FSH and LH are two hormones secreted by the pituitary gland in the brain during
the menstrual cycle. Blood levels of these hormones are often tested to determine
how your ovaries are functioning. FSH (follicle-stimulating hormone) is
released when estrogen levels are low. During a regular menstrual cycle, FSH levels
begin to rise sharply midcycle, a day or two before ovulation. FSH stimulates the
ovary to ripen a follicle, and, with the help of a spike in LH (luteinizing hormone),
to release an egg. After that, FSH and LH levels fall off and progesterone levels
rise as your uterus prepares for pregnancy or another period.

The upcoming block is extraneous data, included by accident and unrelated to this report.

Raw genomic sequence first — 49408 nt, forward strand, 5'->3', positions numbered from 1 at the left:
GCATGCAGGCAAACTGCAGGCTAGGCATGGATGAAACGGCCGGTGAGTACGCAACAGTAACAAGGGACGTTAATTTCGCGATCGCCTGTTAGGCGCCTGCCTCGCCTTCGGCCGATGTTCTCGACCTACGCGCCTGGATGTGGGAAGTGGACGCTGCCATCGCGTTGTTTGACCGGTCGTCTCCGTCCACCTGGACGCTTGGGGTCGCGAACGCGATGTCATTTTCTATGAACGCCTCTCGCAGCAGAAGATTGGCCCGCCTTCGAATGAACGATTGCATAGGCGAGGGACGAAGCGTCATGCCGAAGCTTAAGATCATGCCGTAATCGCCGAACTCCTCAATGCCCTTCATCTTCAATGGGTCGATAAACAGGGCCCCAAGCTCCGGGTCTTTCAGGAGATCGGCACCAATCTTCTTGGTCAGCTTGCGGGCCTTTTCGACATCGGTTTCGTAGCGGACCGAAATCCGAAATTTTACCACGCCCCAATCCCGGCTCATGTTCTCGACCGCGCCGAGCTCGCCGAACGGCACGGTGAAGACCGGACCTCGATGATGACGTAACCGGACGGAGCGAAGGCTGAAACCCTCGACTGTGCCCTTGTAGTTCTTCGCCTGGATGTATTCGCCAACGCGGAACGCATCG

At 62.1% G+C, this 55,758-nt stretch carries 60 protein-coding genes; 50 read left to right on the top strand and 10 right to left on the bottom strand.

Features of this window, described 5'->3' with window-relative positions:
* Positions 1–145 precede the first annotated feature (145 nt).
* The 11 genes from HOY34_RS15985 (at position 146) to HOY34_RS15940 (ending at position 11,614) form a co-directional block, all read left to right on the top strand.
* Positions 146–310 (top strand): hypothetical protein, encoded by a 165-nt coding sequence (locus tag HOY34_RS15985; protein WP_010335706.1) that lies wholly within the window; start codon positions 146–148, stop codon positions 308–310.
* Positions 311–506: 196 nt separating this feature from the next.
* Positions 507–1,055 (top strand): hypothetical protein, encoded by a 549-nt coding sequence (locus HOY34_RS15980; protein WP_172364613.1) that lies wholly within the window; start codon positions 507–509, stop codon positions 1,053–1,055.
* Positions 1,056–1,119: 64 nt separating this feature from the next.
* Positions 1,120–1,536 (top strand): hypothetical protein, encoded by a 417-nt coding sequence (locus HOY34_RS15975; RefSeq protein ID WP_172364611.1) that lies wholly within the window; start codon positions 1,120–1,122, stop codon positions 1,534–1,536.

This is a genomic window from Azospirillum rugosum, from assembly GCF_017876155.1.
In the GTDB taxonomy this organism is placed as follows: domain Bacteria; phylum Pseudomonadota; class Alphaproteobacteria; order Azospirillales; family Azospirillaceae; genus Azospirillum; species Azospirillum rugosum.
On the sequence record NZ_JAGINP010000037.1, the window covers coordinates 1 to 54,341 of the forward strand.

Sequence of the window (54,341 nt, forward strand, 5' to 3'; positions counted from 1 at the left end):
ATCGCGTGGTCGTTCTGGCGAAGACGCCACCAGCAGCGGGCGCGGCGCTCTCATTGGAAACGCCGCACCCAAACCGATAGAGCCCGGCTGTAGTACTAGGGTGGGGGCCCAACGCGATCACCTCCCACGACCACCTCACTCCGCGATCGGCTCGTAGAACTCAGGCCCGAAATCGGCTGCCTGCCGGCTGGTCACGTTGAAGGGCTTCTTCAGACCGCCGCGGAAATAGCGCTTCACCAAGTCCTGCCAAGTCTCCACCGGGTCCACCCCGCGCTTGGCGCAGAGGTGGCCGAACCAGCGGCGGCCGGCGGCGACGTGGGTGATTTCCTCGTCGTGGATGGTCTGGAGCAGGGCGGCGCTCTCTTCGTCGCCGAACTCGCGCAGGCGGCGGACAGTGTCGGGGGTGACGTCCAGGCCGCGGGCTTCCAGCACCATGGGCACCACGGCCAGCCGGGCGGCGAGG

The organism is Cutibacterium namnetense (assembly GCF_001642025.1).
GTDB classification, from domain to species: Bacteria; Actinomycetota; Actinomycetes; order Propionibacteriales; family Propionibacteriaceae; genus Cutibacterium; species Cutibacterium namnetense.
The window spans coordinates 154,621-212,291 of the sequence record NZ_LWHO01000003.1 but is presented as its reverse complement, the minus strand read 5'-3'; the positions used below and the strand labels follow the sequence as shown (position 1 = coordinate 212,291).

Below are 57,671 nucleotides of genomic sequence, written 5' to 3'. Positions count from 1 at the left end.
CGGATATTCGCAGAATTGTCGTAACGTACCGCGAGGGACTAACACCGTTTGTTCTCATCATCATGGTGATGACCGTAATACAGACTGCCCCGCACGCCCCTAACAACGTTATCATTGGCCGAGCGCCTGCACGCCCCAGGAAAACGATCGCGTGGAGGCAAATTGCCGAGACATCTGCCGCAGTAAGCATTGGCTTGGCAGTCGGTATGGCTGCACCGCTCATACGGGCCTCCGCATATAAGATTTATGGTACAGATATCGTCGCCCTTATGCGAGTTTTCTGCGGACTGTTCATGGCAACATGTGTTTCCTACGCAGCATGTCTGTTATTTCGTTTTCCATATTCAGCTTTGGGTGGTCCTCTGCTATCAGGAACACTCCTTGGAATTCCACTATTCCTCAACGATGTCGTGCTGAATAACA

Testing for FSH and LH levels might be recommended for women and men experiencing
fertility issues because it can provide some insight into how your sex organs are
functioning. If FSH and LH levels are abnormally high, it may indicate problems
with the ovaries or testicles. If they are low, there may be an issue with the pituitary
FSH levels are also often tested to see how close a woman is to menopause. Follicle-stimulating
hormone is typically high when a woman is in perimenopause or menopause. But keep
in mind these levels are not set in stone. In our opinion, this is the problem with
FSH lab work and over-the-counter test kits — depending on your hormonal balance,
your nutrition, your mood and stress levels, you may influence FSH levels up or
down in any given month. Many women have this kind of hormonal fluctuation for up
to ten years before menopause. In my opinion, the best way to gain insight into
your body is by listening to it and tracking changes yourself.
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